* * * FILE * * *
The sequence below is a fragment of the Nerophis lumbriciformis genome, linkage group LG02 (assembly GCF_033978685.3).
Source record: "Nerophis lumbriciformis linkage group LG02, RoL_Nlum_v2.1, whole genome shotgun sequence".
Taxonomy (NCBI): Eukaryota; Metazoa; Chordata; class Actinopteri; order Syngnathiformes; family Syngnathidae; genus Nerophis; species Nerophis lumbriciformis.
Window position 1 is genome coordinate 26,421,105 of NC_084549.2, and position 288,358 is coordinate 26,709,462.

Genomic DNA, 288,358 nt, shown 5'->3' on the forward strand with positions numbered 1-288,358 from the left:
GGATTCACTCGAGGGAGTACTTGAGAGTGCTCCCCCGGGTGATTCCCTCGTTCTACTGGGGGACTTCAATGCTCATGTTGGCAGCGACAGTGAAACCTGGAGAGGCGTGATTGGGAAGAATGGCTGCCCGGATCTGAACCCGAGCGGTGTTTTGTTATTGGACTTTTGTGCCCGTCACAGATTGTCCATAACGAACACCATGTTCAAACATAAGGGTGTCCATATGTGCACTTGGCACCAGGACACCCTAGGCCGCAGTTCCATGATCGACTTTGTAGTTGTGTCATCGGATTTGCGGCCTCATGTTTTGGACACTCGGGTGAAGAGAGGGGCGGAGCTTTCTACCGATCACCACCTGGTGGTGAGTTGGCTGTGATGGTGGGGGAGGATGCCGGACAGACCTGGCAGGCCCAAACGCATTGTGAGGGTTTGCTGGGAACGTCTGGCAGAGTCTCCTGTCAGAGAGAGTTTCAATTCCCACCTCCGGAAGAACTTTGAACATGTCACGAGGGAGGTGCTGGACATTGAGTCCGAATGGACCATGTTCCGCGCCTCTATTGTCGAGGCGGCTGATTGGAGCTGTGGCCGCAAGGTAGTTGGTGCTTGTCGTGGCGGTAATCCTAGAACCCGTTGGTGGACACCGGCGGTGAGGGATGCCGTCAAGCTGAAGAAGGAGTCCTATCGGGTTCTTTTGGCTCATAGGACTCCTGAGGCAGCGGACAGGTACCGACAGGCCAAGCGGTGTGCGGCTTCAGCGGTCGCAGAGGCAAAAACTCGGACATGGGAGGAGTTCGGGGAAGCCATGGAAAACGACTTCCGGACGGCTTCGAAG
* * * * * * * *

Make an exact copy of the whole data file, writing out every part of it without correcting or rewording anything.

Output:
The sequence below is a fragment of the Nerophis lumbriciformis genome, linkage group LG02 (assembly GCF_033978685.3).
Source record: "Nerophis lumbriciformis linkage group LG02, RoL_Nlum_v2.1, whole genome shotgun sequence".
Taxonomy (NCBI): Eukaryota; Metazoa; Chordata; class Actinopteri; order Syngnathiformes; family Syngnathidae; genus Nerophis; species Nerophis lumbriciformis.
Window position 1 is genome coordinate 26,421,105 of NC_084549.2, and position 288,358 is coordinate 26,709,462.

Genomic DNA, 288,358 nt, shown 5'->3' on the forward strand with positions numbered 1-288,358 from the left:
GGATTCACTCGAGGGAGTACTTGAGAGTGCTCCCCCGGGTGATTCCCTCGTTCTACTGGGGGACTTCAATGCTCATGTTGGCAGCGACAGTGAAACCTGGAGAGGCGTGATTGGGAAGAATGGCTGCCCGGATCTGAACCCGAGCGGTGTTTTGTTATTGGACTTTTGTGCCCGTCACAGATTGTCCATAACGAACACCATGTTCAAACATAAGGGTGTCCATATGTGCACTTGGCACCAGGACACCCTAGGCCGCAGTTCCATGATCGACTTTGTAGTTGTGTCATCGGATTTGCGGCCTCATGTTTTGGACACTCGGGTGAAGAGAGGGGCGGAGCTTTCTACCGATCACCACCTGGTGGTGAGTTGGCTGTGATGGTGGGGGAGGATGCCGGACAGACCTGGCAGGCCCAAACGCATTGTGAGGGTTTGCTGGGAACGTCTGGCAGAGTCTCCTGTCAGAGAGAGTTTCAATTCCCACCTCCGGAAGAACTTTGAACATGTCACGAGGGAGGTGCTGGACATTGAGTCCGAATGGACCATGTTCCGCGCCTCTATTGTCGAGGCGGCTGATTGGAGCTGTGGCCGCAAGGTAGTTGGTGCTTGTCGTGGCGGTAATCCTAGAACCCGTTGGTGGACACCGGCGGTGAGGGATGCCGTCAAGCTGAAGAAGGAGTCCTATCGGGTTCTTTTGGCTCATAGGACTCCTGAGGCAGCGGACAGGTACCGACAGGCCAAGCGGTGTGCGGCTTCAGCGGTCGCAGAGGCAAAAACTCGGACATGGGAGGAGTTCGGGGAAGCCATGGAAAACGACTTCCGGACGGCTTCGAAG